The lessons SMEs can learn from Amazon Prime day

By Emily Fallon, below, Head of Customer Experience & Insight, Tyl by Natwest

The pressure felt by small independent retailers has amped up over the last 15 years. E-commerce giants such as Amazon, Argos and even ASOS have cannibalised the market, leaving SMEs wondering how to compete – and, in some cases, if it’s even worth it.

With vast distribution channels and logistics networks at their disposal, large corporations have firmly asserted positions of economic dominance. But, despite their extensive customer bases and astronomical annual profits, these conglomerates have lost sight of what makes a business successful: building a satisfied and loyal customer base. While these e-commerce titans have changed the definition of ‘convenience’ for consumers, this convenience comes at the cost of community and building good relationships for that much-desired ‘human touch’.

The rise of online retail events

In recent years, Black Friday and Cyber Monday have resulted in a surge in consumer demand. While these profitable e-commerce occasions were born in the US to coincide with Thanksgiving celebrations, they have become unmissable marks in the calendar for retailers across the world, both online and in-store.

Prime Day has followed in Black Friday’s footsteps, initially kicking off in 2015 to celebrate Amazon’s 20th birthday in July. Far enough away from peak consumer spending season in Autumn and Winter, Prime Day has managed to make its mark on the retail calendar and capture enormous swathes of consumer demand during a typically low season.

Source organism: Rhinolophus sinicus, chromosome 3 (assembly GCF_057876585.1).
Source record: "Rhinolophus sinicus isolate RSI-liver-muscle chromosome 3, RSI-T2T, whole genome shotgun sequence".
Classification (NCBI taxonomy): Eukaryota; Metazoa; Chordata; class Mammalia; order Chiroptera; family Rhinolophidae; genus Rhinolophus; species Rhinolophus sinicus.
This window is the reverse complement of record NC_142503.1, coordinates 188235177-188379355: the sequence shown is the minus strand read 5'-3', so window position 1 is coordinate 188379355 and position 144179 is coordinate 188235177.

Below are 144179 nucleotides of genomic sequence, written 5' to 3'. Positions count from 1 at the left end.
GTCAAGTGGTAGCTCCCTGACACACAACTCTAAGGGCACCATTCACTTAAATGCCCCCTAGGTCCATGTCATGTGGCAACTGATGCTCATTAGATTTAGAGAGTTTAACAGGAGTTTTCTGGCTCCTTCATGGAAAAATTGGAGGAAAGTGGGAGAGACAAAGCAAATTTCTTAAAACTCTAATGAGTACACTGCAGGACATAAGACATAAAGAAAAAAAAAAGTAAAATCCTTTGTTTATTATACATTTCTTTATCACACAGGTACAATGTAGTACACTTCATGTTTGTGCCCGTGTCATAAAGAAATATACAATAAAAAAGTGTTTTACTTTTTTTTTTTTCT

The maiden event in 2015 posted Amazon’s most profitable day of sales. This upward trend shows no sign of slowing down, and in 2023 Amazon reported that UK consumers spent £581m across the two day discount event – a 1.3% increase compared to last year. Amid the UK’s cost of living crisis, the numbers suggest that, although buyers are becoming more spend-conscious, consumers are still willing to spend when a discount is up for grabs.

Emphasising the ‘experience’ in the customer experience

How can small independent businesses survive in today’s tumultuous retail landscape? By playing to their strengths, and utilising tools that have long escaped the focus of huge retailers, independent businesses can carve out their own niche in the market.

For small businesses, the value of human interaction when buying goods and services should be front and centre to their sales strategy. In a time when e-commerce is often a faceless transaction, small businesses need to view customers as individuals with differing wants, needs and tastes.

In the current economic environment, consumers are more spend conscious than ever, with 62% making fewer impulsive purchases. This increased consideration around making purchases means businesses need to go beyond customer interest in your product to effectively make a sale. Business owners can use customer analytics to help guide a more tailored and enjoyable experience. Tools such as Tyl’s Merchant Portal provide insight into the demographic of a business’ customer base and which products are most in the highest demand at any given moment.